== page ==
Dr Fox's vision for Winkworth Arboretum
What prompted Dr Fox to buy the land for the arboretum, and what guided his planting philosophy?
Renowned dermatologist Dr Wilfrid Fox had owned Winkworth Farm in Hascombe since 1918, and had come to love the beautiful Thorncombe valley on his doorstep. He described it as “one of the most beautiful bits of Surrey that is left”.
In a lecture to the RHS in 1953, he explained what drew him to the site. “It was the remarkable beauty of the valley...quite unspoiled, of pastoral and wooded character, patterned with hedgerows and abounding in wild flowers, with gentle undulating hills on the east side and a steep slope on the west side – which is now covered by the Arboretum – and the river stream winding between, forming two lakes which are the haunt of wildfowl.”
Dr Fox was extremely knowledgeable about how to effect his vision for the land. He had already been involved in the planting of tens of thousands of decorative trees along Britain’s roads, in his capacity as Secretary of the Roads Beautifying Association - an achievement for which he was awarded the RHS Victoria Medal of Honour in 1947.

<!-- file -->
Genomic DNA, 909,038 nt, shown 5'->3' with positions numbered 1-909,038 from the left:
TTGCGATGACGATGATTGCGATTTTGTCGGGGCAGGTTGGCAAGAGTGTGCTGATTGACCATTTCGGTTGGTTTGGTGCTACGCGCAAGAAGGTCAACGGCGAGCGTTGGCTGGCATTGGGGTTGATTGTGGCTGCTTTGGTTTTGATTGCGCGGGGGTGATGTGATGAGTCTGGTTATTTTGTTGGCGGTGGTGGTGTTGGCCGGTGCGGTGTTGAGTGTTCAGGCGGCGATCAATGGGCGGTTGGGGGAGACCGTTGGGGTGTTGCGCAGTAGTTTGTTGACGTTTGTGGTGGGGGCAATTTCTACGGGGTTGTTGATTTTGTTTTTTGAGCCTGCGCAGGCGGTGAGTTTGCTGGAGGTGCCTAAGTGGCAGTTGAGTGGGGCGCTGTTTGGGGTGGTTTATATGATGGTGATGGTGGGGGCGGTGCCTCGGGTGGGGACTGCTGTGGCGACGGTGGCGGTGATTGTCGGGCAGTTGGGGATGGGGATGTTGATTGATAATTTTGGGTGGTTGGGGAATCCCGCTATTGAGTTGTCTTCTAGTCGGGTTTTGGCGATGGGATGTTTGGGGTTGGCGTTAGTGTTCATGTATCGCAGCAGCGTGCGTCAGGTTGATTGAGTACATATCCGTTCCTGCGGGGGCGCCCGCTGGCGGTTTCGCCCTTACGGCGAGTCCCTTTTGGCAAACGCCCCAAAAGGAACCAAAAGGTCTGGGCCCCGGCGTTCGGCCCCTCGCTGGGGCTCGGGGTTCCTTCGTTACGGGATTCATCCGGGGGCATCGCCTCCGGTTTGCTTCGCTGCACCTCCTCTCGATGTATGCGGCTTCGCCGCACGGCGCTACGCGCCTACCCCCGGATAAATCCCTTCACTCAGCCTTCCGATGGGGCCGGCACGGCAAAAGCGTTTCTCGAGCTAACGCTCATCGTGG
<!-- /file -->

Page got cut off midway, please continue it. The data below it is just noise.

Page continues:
He drew his inspiration from the great landscape gardens of Westonbirt, Sheffield Park, Exbury and Leonardlees, whose owners he knew well. His intention was always to plant species that were to be found wild in their native countries, rather than horticultural cultivars.
" As we cleared the ground, the hillside seemed to call for large-scale planting for autumn colour"
Painting the landscape
One of the issues he had to face was how many of each species he should plant to achieve a good splash of colour. “It all depends on whether you look upon yourself as an artist using trees and shrubs to paint a picture, in which case it is easy to be bold, or whether you are a gardener and love growing all these beautiful things for their own sakes”.
His 24 liquidambars and 24 scarlet oaks indicate his boldness. He did his utmost “to avoid hard, clear-cut lines” by planting groups across the various straight paths that ran along the hillside.
Planting for the future
Dr Fox recognised the importance of planting for the future, and said of the post-war Magnolia Wood: “it is a part of the Arboretum which should be of particular interest to future generations”. He declared “we have thought of posterity and planted long-lived trees”. This selection included 10 different oaks and 7 kinds of beech, as well as the huge southern beeches we admire today.
We are the beneficiaries of his vision, which has guided us for over 60 years and continues to define the arboretum today.